Accordingly, it is an object of the invention to provide a novel electronically reconfigurable digital attenuator.
It is another object of the invention to provide an electronically reconfigurable matched digital attenuator consuming minimum DC power.
It is still another object of the invention to provide an electronically reconfigurable digital attenuator whose attenuator changes are independent of GaAs MMIC process parameter tolerances.
It is a further object of the invention to provide a matched digital attenuator utilizing segmented single gate field effect transistors as the principal components.
It is an additional object of the invention to provide an electronically reconfigurable digital attenuator facilitating extended dynamic range.
It is a further object of the invention to provide an electronically reconfigurable digital attenuation whose insertion phase is substantially independent of the attenuation setting.
It is another object of the invention to provide an electronically reconfigurable digital attenuator having improved input and output matching.
It is still another object of the invention to provide an electronically reconfigurable digital attenuator providing improved wide band operation.
It is an additional object of the invention to provide an electronically reconfigurable attenuator with low insertion loss in the minimum attenuation state.
It is an additional object of the invention to provide an electronically reconfigurable attenuator with short settling time.
It is an additional object of the invention to provide a matched electronically reconfigurable digital attenuator suitable for monolithic microwave integrated circuit formation.
These and other objects of the invention are achieved in an electronically reconfigurable, attenuator providing a set of discrete small signal transfer (S21) values, fabricated in the monolithic microwave integrated circuit (MMIC) format, and comprising a monolithic crystalline substrate suitable for forming mutually insulated metallizations and field effect transistors (FETS). The several metallizations form nodes for application of an input signal, for internal signal connection, for derivation of an output signal, and for a common signal return for input, output and internal signals.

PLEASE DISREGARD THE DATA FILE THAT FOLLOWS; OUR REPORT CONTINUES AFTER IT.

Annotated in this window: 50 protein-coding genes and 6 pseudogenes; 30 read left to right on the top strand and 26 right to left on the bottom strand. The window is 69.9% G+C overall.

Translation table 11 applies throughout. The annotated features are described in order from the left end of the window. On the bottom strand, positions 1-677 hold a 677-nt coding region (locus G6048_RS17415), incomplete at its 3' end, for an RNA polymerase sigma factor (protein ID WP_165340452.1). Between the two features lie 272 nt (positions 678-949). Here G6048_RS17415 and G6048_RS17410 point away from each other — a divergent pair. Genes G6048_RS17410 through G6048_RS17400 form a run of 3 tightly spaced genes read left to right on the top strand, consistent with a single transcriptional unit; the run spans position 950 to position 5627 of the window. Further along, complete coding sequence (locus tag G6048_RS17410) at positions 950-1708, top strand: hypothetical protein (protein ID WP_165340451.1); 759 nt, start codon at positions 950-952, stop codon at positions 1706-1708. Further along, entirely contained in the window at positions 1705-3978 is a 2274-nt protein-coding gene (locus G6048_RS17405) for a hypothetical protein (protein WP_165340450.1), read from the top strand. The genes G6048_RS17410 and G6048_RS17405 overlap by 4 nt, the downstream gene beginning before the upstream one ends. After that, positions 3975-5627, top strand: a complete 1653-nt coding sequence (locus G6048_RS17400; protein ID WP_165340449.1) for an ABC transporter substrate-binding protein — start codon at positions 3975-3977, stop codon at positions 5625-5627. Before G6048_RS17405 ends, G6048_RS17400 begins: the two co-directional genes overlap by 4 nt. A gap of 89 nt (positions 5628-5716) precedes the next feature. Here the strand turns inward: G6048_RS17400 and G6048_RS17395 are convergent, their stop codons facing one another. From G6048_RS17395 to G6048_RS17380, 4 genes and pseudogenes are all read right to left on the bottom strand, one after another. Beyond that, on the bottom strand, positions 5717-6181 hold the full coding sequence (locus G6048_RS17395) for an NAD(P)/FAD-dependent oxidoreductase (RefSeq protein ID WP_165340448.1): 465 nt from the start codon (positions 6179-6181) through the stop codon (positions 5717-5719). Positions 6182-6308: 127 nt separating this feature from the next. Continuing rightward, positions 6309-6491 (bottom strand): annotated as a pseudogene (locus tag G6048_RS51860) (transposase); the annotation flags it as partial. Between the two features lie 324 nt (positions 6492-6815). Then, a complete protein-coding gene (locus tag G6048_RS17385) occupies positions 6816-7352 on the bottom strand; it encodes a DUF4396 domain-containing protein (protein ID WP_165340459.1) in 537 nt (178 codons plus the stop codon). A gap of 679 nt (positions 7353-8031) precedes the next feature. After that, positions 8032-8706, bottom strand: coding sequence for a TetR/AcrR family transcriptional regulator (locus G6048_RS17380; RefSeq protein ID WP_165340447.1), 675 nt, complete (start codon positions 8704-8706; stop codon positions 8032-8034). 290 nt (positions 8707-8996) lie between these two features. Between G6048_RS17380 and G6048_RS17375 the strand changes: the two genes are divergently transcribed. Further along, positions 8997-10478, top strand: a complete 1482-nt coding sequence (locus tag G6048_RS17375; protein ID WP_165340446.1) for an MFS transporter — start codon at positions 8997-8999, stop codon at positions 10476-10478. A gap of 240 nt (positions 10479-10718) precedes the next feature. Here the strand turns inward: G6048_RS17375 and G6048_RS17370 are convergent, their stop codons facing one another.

The field effect transistors included in the attenuator are segmented single gate field effect transistors formed on the monolithic crystalline substrate or chip. The FETs (typically two or three FETS are in an attenuator) are each subdivided into sets of selectively electronically controlled FET segments (typically 3 segments), each segment having a predetermined width to achieve a desired admittance. The segments include two principal electrodes in ohmic contact with the chip and a third electrode, usually insulated from the chip, forming a gate for electronically switching the segment to a high admittance "ON" state or to a low admittance "OFF" state in response to the state of an electrical digital control potential. The segments of each FET are connected in parallel to each other.
The respective segmented FETS are connected between the respective metallizations to form separate electronically reconfigurable branches of a Pi pad, a Tee pad, or a bridged Tee pad attenuator. Thus electronic selection of some of the segments of the FET in the high admittance "ON" state in each branch, leaving the other segments in low admittance "OFF" states, results in selecting discrete impedance values for each branch, and the states of the branches establish the discrete attenuation values of the attenuator .
The FET segments are operated in a passive, non-gain mode allowing bidirectional conduction by maintaining the respective metallizations connected to the principal electrodes at a common dc potential. Thus certain individual segments of the FETs are put in a high admittance "ON" state with other segments remaining in a low admittance "OFF" state in response to the states of a plurality of digital control potentials applied to the gate electrodes. Electrically setting the potentials on the gates of all the segments thus selects a particular attenuation value for the attenuator.